Conservative dress, of course, takes many forms. Labor migration from Turkey and North Africa, for example, has been predominantly from the rural areas where rural habits are maintained. Clothing, therefore, is traditional, and wearing the scarf continues to be the sign of modesty. Other women are choosing new forms of Islamic dress, often very modish at the same time that it is appropriately concealing. Many recent immigrants, particularly political refugees and asylum seekers, are from countries that have cracked down on religious practices and banned the veil from official public space. For these women, the West, at least theoretically, provides the freedom to be Muslim in the way that one chooses. For many women, wearing the scarf is now no longer an act of defiance against an unwilling government but a gesture of obedience to what is believed to be a divine commandment. Women who seek their identity in contemporary Islamist movements resonate with the ideology that insists on veiling as a guarantee of protection for those who fulfill their Islamic obligation to participate in the public sphere. Such visibility enhances the modern Islamic vision of a woman as the maintainer of culture and the repository of Islamic values. For other Muslim women, the headscarf serves to focus their creative and artistic abilities as they design acceptable, yet sometimes very contemporary and functional, dress for various kinds of activities.
Has the West in fact fulfilled the hope of many Muslim women that they will have the freedom to dress as they choose? Certainly not in all cases. In nearly all countries where Muslim minorities are growing and becoming more visible, there are clear instances of discrimination against the veil. In France, for example, women and girls are not allowed to veil in the public schools. Immigrant women in many countries report that they were not given a job because they wore the veil, or that, despite meritorious performance, they failed to be promoted. With every instance of discrimination in which women make public their complaint, especially if that complaint is publicized by Islamic groups or organizations seeking parity, the visibility of the Muslim community, and in particular that of Muslim women, in the West rises.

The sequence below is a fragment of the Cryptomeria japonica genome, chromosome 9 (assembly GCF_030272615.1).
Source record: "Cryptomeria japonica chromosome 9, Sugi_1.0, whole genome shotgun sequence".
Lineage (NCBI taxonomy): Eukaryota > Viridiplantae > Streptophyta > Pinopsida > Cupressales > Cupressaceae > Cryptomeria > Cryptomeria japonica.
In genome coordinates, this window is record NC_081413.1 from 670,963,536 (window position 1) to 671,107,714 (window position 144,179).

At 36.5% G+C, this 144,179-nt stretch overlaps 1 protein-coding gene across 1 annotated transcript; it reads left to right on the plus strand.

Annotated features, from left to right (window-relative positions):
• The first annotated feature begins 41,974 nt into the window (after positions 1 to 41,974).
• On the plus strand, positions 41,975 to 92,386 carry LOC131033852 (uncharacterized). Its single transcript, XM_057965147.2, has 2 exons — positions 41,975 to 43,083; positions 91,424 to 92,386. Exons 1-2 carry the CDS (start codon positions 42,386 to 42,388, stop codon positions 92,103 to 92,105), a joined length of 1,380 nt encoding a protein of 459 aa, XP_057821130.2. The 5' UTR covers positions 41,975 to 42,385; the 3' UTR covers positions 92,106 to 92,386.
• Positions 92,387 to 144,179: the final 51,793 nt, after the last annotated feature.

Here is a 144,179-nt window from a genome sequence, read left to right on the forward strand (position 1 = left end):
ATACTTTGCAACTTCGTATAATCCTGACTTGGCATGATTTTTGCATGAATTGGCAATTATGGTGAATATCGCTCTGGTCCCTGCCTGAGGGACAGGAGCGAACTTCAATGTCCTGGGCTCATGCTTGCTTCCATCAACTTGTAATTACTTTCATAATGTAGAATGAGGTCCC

And yet, there is arguably a way in which the strength of Islamic movements in the West, the support given to the development of a more public Islam, and the reaffirmation of a distinctly Islamic community reinforced by instances of discrimination against Muslims also serve to make women more invisible. Rather than opting for a more culturally accepted role as simply another religious denomination in Europe, America, or elsewhere, many Muslims are insisting on creating a culturally different, specifically Islamic, community From this perspective, the veil acts as a shield against the penetration of the other. But at the same time, it may ensure that women are symbolically relegated to less visible positions, especially in the mosque. When high minaret mosques are built as the established symbol of Islamic presence and visibility, they serve as a reminder to Muslims and to the societies in which they are erected that there is a specifically Islamic way of doing things. Because traditional mosques have no place for women, their inclusion at all is an accommodation to changing circumstances. But the space women occupy, which is apart from men and the imam‑at the back of the mosque, in an upstairs balcony, or even in a separate room where they can only hear the prayer broadcast over television or a loudspeaker‑ensures that they will be invisible to the men of the community, at least for the duration of the prayer service.